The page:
For instance, in the hypothetical congestion scenario shown in the map below, armed with Big Data and VMS, the Hyderabad Metropolitan Development Authority’s (HMDA) traffic management centre could send a message to their VMS warning motorists of a problem (shown in red) along Route 1 and advise drivers to use Route 2 (or Routes 3, 4 and 5) instead.
This strategy not only results in better utilisation of roadway capacity but also improves travel time reliability for motorists on the road. It is a bit like having your friendly traffic policeman clearing traffic for you, the only difference is, this time it’s based on robust data and not on his whims.
What should the Government of India do?
Innovation generally comes in from the private sector but things gets complicated in a country like ours. The private sector is ready for Big Data but is unlikely to invest in it fearing the dinosaurs in our public offices. The push for such things therefore must come from the Central Government.
The Ministry of Urban Development has taken some positive steps such as publishing a paper on Smart Cities. The Smart Cities paper is exactly the kind of document to tell the industry that the GoI wants cutting edge technologies such as Big Data enabled solutions for its Smart Cities.
As a second step, the Government should nudge Delhi Metro Rail Corporation (DMRC) and its subsidiaries to evaluate Big Data on all its future projects. This will not only help DMRC but will hopefully have a trickle-down effect on municipalities, public transport companies, and metropolitan development authorities that work closely with the DMRC.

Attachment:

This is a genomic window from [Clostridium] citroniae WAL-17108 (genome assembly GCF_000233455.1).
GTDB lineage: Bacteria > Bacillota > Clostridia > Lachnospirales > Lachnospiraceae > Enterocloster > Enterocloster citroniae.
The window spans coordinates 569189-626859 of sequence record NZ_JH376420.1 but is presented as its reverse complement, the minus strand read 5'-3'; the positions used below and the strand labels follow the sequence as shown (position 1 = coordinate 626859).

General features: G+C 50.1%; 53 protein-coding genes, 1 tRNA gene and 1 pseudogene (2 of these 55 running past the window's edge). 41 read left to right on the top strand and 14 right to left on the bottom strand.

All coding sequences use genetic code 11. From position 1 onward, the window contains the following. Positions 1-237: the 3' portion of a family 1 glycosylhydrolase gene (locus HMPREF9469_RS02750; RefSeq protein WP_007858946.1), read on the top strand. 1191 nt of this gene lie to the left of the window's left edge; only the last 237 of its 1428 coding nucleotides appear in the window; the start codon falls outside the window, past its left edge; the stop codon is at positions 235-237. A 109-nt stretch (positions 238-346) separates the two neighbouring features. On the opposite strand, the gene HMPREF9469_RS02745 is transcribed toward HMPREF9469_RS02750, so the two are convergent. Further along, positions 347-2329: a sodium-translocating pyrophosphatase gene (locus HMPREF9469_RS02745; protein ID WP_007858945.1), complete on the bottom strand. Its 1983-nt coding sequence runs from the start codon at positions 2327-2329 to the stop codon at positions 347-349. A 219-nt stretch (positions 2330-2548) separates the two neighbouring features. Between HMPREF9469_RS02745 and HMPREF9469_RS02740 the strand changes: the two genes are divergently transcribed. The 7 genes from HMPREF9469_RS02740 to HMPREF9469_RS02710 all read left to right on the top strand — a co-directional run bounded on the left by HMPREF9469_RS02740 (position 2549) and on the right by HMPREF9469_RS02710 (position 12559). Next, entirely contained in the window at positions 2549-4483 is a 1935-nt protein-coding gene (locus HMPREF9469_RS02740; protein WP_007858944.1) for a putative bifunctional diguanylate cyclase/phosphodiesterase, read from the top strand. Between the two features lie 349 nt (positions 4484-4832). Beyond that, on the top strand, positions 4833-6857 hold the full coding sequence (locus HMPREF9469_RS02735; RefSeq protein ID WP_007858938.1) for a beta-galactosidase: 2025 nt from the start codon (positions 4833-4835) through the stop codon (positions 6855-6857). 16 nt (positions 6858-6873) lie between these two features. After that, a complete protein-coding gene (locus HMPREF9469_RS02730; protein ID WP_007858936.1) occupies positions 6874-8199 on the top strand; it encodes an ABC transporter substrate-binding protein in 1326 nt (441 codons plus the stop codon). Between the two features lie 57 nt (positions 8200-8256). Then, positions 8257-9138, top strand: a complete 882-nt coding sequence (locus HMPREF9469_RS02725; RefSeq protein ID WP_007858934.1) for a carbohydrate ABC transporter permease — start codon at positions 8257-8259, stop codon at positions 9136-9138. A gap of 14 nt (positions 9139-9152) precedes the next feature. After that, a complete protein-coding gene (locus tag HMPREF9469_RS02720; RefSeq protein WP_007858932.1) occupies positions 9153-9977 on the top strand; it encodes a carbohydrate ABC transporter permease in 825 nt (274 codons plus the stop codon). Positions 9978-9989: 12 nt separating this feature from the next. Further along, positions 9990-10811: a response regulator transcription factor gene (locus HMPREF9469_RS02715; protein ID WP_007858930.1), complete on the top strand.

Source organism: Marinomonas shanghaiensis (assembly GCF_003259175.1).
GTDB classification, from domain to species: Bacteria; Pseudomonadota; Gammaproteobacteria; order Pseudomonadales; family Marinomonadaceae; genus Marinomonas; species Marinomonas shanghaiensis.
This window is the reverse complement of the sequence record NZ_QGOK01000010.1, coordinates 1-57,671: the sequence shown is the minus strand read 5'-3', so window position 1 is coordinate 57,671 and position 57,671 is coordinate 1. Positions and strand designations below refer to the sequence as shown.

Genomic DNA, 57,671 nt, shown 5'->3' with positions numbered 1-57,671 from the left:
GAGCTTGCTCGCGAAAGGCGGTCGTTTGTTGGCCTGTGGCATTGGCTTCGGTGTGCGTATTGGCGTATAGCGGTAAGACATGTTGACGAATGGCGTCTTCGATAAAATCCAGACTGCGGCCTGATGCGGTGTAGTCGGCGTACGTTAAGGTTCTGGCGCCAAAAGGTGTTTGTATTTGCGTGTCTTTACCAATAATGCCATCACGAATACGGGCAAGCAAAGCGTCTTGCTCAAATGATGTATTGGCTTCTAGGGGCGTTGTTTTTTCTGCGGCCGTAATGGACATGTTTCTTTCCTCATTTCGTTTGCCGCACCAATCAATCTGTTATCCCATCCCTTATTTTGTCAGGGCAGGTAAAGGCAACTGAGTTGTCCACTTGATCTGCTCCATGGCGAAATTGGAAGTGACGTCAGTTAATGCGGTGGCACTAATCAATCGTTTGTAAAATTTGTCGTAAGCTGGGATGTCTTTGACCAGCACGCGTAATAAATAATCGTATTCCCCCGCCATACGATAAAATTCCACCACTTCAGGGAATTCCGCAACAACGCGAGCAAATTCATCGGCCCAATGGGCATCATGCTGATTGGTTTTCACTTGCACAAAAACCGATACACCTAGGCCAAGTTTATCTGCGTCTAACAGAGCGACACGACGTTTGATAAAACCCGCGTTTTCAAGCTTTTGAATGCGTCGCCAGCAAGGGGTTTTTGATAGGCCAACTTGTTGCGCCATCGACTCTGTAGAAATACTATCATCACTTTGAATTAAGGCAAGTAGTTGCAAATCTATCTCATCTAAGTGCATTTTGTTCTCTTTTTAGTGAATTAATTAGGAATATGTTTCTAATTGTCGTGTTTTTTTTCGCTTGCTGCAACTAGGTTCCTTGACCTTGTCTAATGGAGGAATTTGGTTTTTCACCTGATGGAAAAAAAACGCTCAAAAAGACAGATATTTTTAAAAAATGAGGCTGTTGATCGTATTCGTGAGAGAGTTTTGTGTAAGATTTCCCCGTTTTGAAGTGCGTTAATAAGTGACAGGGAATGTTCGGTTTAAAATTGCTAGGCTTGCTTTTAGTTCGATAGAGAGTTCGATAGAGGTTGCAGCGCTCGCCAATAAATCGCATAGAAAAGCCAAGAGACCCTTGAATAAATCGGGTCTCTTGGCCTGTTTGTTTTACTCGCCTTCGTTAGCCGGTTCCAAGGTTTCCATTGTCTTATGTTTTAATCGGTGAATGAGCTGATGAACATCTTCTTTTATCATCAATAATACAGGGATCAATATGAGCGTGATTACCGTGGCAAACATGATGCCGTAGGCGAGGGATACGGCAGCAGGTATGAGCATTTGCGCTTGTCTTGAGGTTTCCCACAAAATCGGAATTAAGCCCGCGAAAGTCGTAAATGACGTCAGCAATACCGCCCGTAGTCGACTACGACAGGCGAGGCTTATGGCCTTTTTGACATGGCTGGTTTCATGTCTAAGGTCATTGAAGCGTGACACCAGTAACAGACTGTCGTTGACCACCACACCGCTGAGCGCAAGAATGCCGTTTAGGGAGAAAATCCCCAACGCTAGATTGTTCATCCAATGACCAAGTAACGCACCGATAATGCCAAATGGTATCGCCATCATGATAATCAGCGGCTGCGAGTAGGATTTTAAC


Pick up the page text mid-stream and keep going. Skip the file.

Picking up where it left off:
With the rapid technological strides being made in the automobile industry, Big Data will have an additional role to play, that of an enabler for ‘connected’ and ‘autonomous’ vehicles of the future. ‘Autonomous’ or self-driving vehicles are likely to hit the road in the next couple of years but futurists and planners expect that these vehicles will be the norm (at least in the west) by 2040.
To realise their true potential, such vehicles will need a lot of real time data such as speed limits, signal indications, congestion, weather forecast, and even the ability to ‘talk‘ to adjacent vehicles and objects. Big Data therefore is not a matter of if, it’s just a matter of when. Sooner the better in my opinion.